Sam Bankman-Fried’s bankrupt digital-asset exchange FTX was hit by a mysterious outflow of about $662 million in tokens in the past 24 hours, the latest twist in one of the darkest periods for the crypto industry.
Customers still coming to terms with the platform’s Friday plunge into Chapter 11 proceedings were subsequently confronted with what the general counsel of its US arm, Ryne Miller, described as “abnormalities with wallet movements.”
Miller said on Twitter that FTX had begun moving digital assets into cold storage — wallets that are unconnected to the internet — following its bankruptcy filing on Friday. The process was later expedited “to mitigate damage upon observing unauthorized transactions.”
Blockchain analytics firm Nansen, which gave the overall estimate of $662 million in withdrawals, said the coins flowed out of both FTX’s international and US exchanges. A separate analysis by Elliptic stated that initial indications showed almost $475 million had been stolen from the exchange in illicit transactions, with the stablecoins and other tokens that were taken being rapidly converted to Ether on decentralized exchanges — “a common technique used by hackers in order to prevent their haul being seized.”
Paolo Ardoino, chief technology officer at stablecoin issuer Tether, referenced a tweet suggesting it had blacklisted more than $30 million of the “FTX attacker’s” holdings in its USDT token.
“It’s unclear exactly who’s making the transactions, but you wouldn’t expect to see these on-chain trades at this time,” said Alex Svanevik, chief executive officer at Nansen.
The latest developments are another blow for the crypto sector, which is reeling from a year-long rout as well as the implosion of Bankman-Fried’s exchange and sister trading house Alameda Research. If the outflows are a security exploit, they would add to what’s shaping up to be a record year for attacks on the digital-token industry.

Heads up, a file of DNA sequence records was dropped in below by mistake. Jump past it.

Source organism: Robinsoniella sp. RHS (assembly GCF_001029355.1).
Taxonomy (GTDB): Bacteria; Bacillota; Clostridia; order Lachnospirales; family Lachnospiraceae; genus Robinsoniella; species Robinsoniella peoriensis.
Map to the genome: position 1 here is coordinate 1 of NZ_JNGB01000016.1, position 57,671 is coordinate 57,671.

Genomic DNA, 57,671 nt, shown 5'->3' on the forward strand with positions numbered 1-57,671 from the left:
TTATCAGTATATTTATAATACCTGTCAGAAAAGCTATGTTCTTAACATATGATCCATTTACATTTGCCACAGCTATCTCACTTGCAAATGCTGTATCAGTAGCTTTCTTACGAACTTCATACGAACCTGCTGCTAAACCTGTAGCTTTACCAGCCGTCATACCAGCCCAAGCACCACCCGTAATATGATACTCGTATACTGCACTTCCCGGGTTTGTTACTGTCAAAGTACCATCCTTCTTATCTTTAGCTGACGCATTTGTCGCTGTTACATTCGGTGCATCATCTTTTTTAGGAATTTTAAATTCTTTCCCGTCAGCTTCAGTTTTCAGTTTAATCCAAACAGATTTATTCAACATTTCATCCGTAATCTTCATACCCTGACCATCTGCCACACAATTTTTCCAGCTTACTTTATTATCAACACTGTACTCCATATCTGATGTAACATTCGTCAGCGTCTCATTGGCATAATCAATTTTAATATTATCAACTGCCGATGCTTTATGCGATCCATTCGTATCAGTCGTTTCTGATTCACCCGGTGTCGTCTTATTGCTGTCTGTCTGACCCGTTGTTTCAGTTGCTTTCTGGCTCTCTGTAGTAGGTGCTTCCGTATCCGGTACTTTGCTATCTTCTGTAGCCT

The main wallet belonging to FTX was drained of its entire balance in FTT during the incident, according to Nansen. The FTT coins are native to the exchange. Nansen said the overall outflows from FTX eventually ceased.
FTX’s descent into bankruptcy capped the downfall of one of crypto’s wealthiest moguls. The US Securities and Exchange Commission is investigating how closely intertwined his businesses were and whether FTX mishandled customer funds.
Twitter was rife with protests apparently from aggrieved clients. They cited a community Telegram chat warning that FTX had been compromised and that some client accounts were drained. The claims couldn’t be immediately verified and several calls to FTX officials outside regular US business hours went unanswered.
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